LAHORE: In its effort to reduce fossil fuel imports and promote employment, the Higher Education Comm­ission (HEC) has suggested vice chancellors (VCs) of all public sector universities to adopt unconventional ways to address financial crisis in the country.

However, the proposal drew a mixed reaction from the VCs with some welcoming it while others calling it irrational.

Explaining its suggestions to the public sector universities, the HEC in a statement elaborated: “Agriculture universities may come up with ways in which they could enhance the local growing of tea and promote local brands of indigenous drinks.”

Acting HEC chairperson Shaista Sohail earlier in a letter had suggested the universities to promote the consumption of local drinks such as lassi and sattu, stating that this would increase employment and generate income for the public. “Reduce fossil fuel imports and promote research in alternative energy as a substitute to imported fossil fuel in motorcycles, buses, trains, cars etc.”

HEC suggests research on tea plantation, edible oil production and alternative energy to help reduce import bill

Also, the varsities were suggested to help reduce import of edible oil and tea by promoting research on local tea plantation and production of local cooking oil as well as their marketing. Promotion of local, traditional and healthy drinks such as lassi and sattu would not only generate employment but also revenue for the country, it added.

However, Government College University Vice Chancellor Prof Dr Asghar Zaidi was of the opinion that the HEC chairperson was only “showing efficiency” and this was not an economic solution for the country. He said they would have received the order from HEC to stop serving tea in varsities and use lassi and sattu, terming it laughable/ silly.

Dr Zaidi said introduction of these measures would not fix the economy, which was in the doldrums. “We have to incentivize substantial research in educational institutions of the country to bring a societal impact,” he said.

He called for promotion of agriculture research to increase the yield of cotton, wheat and other crops in agriculture institutes. With a primitive way of agriculture, the country was not getting good yield besides facing water losses in irrigation, he said, adding that research work was needed to help promote efficient use of water with an improvement in yield of crops.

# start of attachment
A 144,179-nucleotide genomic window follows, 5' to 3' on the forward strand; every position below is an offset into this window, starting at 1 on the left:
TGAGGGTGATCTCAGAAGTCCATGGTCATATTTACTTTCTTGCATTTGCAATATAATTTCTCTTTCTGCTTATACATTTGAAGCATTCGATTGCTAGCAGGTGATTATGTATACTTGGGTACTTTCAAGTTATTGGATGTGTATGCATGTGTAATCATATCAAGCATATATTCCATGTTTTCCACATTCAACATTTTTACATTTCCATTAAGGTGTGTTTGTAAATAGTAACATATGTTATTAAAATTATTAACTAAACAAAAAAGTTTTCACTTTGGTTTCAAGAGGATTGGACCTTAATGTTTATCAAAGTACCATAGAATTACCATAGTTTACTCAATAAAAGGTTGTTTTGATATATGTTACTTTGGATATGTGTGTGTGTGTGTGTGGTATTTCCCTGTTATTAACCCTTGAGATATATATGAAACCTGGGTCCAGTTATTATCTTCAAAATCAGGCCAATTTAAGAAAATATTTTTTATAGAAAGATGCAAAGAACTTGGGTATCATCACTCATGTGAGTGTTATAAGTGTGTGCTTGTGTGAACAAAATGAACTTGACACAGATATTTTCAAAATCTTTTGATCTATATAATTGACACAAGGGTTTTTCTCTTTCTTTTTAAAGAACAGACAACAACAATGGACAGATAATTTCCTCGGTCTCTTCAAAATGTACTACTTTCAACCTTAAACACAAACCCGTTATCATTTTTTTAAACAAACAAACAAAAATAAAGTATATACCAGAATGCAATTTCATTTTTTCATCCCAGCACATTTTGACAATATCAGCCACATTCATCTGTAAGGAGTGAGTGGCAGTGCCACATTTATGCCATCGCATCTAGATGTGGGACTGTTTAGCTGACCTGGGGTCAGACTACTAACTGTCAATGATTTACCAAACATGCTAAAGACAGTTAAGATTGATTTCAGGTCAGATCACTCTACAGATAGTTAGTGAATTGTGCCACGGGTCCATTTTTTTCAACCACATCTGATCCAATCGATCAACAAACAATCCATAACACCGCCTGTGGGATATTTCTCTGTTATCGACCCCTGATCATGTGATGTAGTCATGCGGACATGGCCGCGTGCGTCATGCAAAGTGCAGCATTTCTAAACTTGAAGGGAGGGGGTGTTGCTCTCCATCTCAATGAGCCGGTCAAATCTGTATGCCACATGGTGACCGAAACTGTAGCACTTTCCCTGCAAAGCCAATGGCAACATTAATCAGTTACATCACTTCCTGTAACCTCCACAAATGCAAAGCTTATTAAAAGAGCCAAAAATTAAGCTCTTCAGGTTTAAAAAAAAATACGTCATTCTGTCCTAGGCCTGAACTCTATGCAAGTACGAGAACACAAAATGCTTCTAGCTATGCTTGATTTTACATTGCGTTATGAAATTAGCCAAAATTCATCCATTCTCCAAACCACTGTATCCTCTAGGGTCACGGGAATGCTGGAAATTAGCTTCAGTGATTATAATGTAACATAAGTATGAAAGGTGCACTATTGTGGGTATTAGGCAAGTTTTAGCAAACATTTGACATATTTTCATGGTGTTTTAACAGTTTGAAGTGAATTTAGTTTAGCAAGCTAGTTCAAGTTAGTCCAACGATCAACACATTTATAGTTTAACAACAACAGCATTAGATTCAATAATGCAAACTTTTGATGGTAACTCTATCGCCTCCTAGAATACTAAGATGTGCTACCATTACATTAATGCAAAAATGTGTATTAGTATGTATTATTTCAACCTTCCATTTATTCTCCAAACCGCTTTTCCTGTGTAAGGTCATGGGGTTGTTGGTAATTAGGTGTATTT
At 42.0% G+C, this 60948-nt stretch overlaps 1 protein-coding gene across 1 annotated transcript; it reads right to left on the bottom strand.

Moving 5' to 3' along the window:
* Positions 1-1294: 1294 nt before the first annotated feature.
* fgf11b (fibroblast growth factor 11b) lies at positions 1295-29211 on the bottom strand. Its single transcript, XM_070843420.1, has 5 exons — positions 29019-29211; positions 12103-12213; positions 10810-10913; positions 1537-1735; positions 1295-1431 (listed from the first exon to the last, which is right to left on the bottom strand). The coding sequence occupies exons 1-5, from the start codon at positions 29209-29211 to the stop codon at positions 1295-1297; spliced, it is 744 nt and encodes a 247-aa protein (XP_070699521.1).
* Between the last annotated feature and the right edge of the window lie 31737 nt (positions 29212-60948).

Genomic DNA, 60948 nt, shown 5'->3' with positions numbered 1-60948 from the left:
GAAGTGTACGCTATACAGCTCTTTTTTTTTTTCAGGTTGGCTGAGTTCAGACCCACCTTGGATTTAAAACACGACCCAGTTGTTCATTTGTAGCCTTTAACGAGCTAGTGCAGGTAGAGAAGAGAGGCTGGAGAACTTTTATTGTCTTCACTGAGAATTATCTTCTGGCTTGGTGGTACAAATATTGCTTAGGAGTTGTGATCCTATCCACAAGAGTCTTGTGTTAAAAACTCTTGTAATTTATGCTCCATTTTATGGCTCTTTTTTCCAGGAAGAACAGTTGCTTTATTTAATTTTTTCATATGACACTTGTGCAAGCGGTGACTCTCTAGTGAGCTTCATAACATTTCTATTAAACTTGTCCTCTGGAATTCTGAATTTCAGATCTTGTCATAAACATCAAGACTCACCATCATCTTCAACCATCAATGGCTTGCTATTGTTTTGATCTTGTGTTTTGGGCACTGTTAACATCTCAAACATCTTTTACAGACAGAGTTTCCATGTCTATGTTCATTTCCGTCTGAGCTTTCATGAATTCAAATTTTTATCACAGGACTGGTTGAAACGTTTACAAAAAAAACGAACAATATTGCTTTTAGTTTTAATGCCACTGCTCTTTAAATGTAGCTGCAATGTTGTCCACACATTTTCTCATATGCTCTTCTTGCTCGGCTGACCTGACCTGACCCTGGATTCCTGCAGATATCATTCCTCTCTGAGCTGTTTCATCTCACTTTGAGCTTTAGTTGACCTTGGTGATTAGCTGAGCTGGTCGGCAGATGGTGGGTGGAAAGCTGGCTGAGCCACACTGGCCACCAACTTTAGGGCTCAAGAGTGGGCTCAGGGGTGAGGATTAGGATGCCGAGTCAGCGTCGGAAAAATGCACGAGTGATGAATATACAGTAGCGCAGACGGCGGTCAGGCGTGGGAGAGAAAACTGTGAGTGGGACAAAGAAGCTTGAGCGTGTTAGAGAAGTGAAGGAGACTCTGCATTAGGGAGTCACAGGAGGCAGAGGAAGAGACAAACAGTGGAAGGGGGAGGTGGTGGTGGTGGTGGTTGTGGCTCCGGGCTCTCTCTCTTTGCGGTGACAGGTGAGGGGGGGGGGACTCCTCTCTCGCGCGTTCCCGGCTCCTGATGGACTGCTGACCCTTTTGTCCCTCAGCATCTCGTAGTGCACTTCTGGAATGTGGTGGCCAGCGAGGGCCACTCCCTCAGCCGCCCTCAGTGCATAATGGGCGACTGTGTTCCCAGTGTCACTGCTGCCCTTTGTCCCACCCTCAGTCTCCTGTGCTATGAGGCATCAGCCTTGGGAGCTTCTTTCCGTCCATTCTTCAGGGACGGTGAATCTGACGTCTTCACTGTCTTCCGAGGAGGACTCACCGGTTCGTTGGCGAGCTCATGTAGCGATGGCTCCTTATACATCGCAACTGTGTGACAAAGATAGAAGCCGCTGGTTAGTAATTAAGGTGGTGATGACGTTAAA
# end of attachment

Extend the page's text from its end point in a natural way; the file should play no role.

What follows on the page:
Similarly, IT universities should promote research to help expand domestic market, make a societal impact, besides preparing students to develop software and get freelance jobs in the global market, he said.

Suggesting establishment of centres of excellence for promotion of research, the VC said they should be given a time frame for deliverable results in industrial, biotechnological, pharmaceutical, engineering and chemical research.

Hybrid education system was another way to save costly fuel and electricity, he said, explaining that online classes for two days and on-campus classes for three days a week could be encouraged. “We can save fuel and electricity by using this system and the campuses would not use vehicles and open class rooms and shut all the electricity items during these days,” he suggested.

Vice chancellor of Lahore College for Women University Dr Bushra Mirza said the letter would be forwarded to all the faculties with a message to search solutions for problems of the country and conduct applied research.

“I think this letter is suggesting to promote applied research and search to address the problems of the country by using other means of energy creation by applying the local solutions,” she added.

In its statement, the HEC highlighted Saudi Arabia and Gulf, where Laban is very nicely packaged, and noted that Iran also packaged lassi smartly in strawberry and vanilla flavours.

The HEC stated attention was drawn to the fact that the universities played a pivotal role in educating and training students. “Every year students after their education secure jobs in various industries, and enterprises in public and private domains. It is, therefore, imperative that the universities train them so that they are solution-oriented and increase productivity in every sector they join,” the statement read.

The suggestion, according to the HEC, is as a part of the various measures being taken by the commission to encourage students and faculty to research issues that confront Pakistan and come up with innovative solutions. “The economic situation demands that we do not take business as usual. Therefore, university leaders have been requested to focus their research inter alia on the three main imports which could reduce foreign exchange spending,” it said, noting that it is significant that Pakistan has very few local brands.

In this context, the HEC highlighted the need for research on and commercialisation of locally produced oils and drinks so that they could be consumed off the shelf while “increasing employment and growth of the local economy”.

“The vice chancellors have also been encouraged to think of other creative ways to explore avenues that would be contributing towards growth of the national economy,” it said.

Published in Dawn, June 27th, 2022

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